Election Day campaigning in Avon
AVON ” Like the vampire who can’t enter a church, Avon Town Council candidate Pete Buckley couldn’t go within 100 feet of a polling place while campaigning.
So on Election Day, Buckley parked himself right on the 100-foot line outside the Avon Town Hall, armed with a “Vote for Buckley” sign and a cooler full of Hershey Kisses and Butterfingers he doled out to voters.
“They only get their treat on their way out after they vote,” Buckley said.
Just hours before the votes were counted, Buckley said he felt confident.
“Asking Pete Buckley what his chances are in the Avon election is like asking if Notre Dame knows how to play football,” Buckley said.
Buckley’s opponents and fellow candidates took their positions farther from town hall but in spots with more visibility along Benchmark Road. Arriving at their posts at 7 a.m. ” when the polls opened ” the candidates braved the cold, windy early morning weather and were grateful when the day warmed up, shedding layers of clothing.
Perched atop the large wooden Avon Town Hall sign, candidate Dave Dantas waved his sign and tried to avoid knocking candidate Karri Willemssen’s over. Willemssen’s dad had left her sign propped up against Dantas’ perch, and Dantas couldn’t seem to stop kicking it, though he quickly righted the sign each time.
Dantas said he felt good about his chances at a win, but win or lose, the experience of campaigning was worth it.
“I’m glad I did it,” he said. “I got to meet so many people and talk to people that I haven’t talked to in a long time. I learned that most people just want someone who’s reasonable in town. There’s a few groups that are kind of on the far ends that are pushing their agendas, but most people are somewhere in the middle.”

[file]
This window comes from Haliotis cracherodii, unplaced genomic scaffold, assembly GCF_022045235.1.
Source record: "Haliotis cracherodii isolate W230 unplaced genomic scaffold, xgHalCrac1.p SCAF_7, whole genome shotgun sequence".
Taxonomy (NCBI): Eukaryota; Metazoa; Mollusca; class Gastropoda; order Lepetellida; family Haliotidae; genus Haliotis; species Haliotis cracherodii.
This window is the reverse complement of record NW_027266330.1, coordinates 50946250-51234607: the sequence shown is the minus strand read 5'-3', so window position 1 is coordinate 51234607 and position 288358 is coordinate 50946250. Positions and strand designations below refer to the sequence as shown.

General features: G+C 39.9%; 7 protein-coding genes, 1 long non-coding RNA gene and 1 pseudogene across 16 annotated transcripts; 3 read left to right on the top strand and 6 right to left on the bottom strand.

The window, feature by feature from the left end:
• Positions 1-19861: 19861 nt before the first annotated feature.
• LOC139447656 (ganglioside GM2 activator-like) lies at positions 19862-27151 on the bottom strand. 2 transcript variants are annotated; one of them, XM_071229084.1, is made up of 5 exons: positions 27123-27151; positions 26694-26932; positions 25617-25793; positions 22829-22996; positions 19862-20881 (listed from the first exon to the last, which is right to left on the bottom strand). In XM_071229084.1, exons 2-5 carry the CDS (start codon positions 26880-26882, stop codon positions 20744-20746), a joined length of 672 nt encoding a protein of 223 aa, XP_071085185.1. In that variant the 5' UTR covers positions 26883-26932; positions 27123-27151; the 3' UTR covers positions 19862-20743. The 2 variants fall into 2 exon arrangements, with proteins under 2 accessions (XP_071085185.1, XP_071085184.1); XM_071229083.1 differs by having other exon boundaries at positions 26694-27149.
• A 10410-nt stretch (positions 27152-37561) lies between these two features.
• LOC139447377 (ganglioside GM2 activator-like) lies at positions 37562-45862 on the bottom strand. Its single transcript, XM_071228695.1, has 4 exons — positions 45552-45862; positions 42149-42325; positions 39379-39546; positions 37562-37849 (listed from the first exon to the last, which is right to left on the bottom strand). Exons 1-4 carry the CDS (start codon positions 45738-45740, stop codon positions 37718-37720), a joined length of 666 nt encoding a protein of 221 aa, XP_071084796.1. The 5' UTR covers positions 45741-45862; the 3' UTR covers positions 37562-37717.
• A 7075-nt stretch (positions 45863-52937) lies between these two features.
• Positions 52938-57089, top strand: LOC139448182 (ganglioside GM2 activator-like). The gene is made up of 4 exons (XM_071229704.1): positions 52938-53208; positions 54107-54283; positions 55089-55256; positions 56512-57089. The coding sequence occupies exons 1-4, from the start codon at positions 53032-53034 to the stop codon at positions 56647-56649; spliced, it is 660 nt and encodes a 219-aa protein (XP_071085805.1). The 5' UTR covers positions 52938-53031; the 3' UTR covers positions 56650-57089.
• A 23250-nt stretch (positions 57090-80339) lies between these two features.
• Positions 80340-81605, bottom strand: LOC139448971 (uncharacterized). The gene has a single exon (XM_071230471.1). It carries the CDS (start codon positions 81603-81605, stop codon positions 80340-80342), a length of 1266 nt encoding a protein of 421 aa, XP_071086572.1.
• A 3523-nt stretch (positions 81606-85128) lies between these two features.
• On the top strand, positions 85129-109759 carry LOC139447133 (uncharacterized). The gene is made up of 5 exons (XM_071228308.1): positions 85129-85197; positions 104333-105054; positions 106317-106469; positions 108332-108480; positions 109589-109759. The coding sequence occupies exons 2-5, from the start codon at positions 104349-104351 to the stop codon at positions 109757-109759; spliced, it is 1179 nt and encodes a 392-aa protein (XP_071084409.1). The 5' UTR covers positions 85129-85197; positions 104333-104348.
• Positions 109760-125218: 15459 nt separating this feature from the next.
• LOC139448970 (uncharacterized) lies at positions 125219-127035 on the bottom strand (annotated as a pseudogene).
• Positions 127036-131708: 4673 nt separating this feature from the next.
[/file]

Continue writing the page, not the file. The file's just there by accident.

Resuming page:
From across the street, candidate Rich Carroll seconded the motion.
One by one, the candidates stole away to vote. Carroll opted for a paper ballot to speed the process, so he could get back out to the side of the road. Later in the afternoon, Carroll’s 5-year-old twins joined their father to wave more signs. Carroll acknowledged his daughters have been more excited about roadside campaigning than he ” they’ve just got more energy than their dad.
Election Day was the first time all the candidates gathered informally, and, for the most part, it was fun, Willemssen said. And although Buckley called the two groups of campaigners the Hatfields and McCoys, several candidates walked between groups.
“The whole process has been very educational,” Willemssen said, adding she never expected to encounter so many different points of views as she campaigned. “The negativity was disappointing, but I’m glad I wasn’t personally a part of it.”
Down the street, current Avon Mayor and candidate Ron Wolfe echoed disapproval for the election season that included negative postcards, phone polls and advertisements.
“It’s been very different in prior years,” Wolfe said. “It’s been harder on all candidates … We’ve drifted way far away from the real issues, which is sad.”
Wolfe said he’s had to spend more time and money to overcome the negativity, and he blamed the local Republican party, of which he’s a member, for the misrepresentations. Whether he gets another term on council or not, Wolfe said he will work to give a voice to more moderate Republicans in the future.
A target of negative postcards, Councilman and candidate Brian Sipes, said he wanted to put the campaign behind him and focus on the final hours of campaigning. He blasted music from his car and even brought in his parents from St. Louis to help him campaign.
“We were out Friday night waving signs when Brian was at work,” Sipes mother, Carol, said. “We didn’t get anything negative. It’s been fun. It seems like the candidates respect each other, for the most part.”
Staff Writer Nicole Frey can be reached at 748-2927 or firstname.lastname@example.org.